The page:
Tuesday, October 28, 2014

Let the Deer Do the Talking

At the end of August, I wrote an article on prepping your hunting site.  At the time, our set up had sound logic and a lot of deer sign to make my friend Kyle and I confident in our decisions.  Below is the diagram from that article that illustrates where we felt I had the best chance of making a good shot on a deer.
Shooting Lanes Diagram
As September turned into October and the season began, things just didn't seem right.  We were no longer seeing deer tracks or signs that they were anywhere close to the attractant we had placed out in the main shooting lane for my spot.  Now we could have let pride get in the way.  I mean a lot of work went into making those shooting lanes and knowing the exact distances.  Or, we could just listen, because the deer were telling us something.  Things had changed and it was our job to figure out what they were trying to say.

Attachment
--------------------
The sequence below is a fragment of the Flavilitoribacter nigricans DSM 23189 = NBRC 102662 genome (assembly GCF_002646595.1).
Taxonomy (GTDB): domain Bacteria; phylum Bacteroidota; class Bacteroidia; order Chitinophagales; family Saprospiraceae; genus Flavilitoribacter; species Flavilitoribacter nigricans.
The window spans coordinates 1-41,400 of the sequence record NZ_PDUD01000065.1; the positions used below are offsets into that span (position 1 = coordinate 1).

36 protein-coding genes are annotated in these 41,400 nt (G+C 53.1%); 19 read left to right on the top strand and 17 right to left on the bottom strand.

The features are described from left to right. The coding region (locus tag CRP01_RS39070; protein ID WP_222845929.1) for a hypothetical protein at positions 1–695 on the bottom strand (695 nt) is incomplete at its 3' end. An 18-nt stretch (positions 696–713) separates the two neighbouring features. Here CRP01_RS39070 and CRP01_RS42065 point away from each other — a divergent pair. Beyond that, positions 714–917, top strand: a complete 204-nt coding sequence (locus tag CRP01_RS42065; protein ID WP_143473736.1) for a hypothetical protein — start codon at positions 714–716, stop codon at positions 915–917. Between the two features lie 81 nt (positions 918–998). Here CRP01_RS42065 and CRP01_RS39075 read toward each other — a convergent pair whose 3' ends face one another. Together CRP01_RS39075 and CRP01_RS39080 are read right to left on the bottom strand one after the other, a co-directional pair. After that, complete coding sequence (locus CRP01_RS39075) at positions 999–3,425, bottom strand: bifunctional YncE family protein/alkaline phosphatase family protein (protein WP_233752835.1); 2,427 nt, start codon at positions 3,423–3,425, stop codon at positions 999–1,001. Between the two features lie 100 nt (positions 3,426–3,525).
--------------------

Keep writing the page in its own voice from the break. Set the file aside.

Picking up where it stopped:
White-Oak Acorns
Deer Candy
We regrouped and began to scout our area fresh as if we had never laid eyes on the place before.  Wow, the things we discovered! In the diagram above where it is labeled "Forest" were White-Oak Trees with acorns all over the forest floor.  There were no tracks at the attractant because the deer were passing on it for one of their favorite foods of the year and under the protection of the forest canopy.

"Hey wait, in the diagram there is a big White-Oak right by your stand."  Yes, you're right and White-Oaks are known to produce acorns every other year.  There wasn't an acorn within 40 yards of that tree.

Once in the woods, Kyle discovered a myriad of deer trails that gave us a decent idea where they were coming and going.  Several large scrapes were noted also.  A scrape is a spot in the dirt that a male deer will paw up and urinate in it to tell all the ladies in the area that he is there.  The does will follow suit by also leaving scent in it. It's sort of like a singles bar for deer.  One scrape in particular was located on the equivalent to a deer stop light where different trails all connected at this one point - Bingo!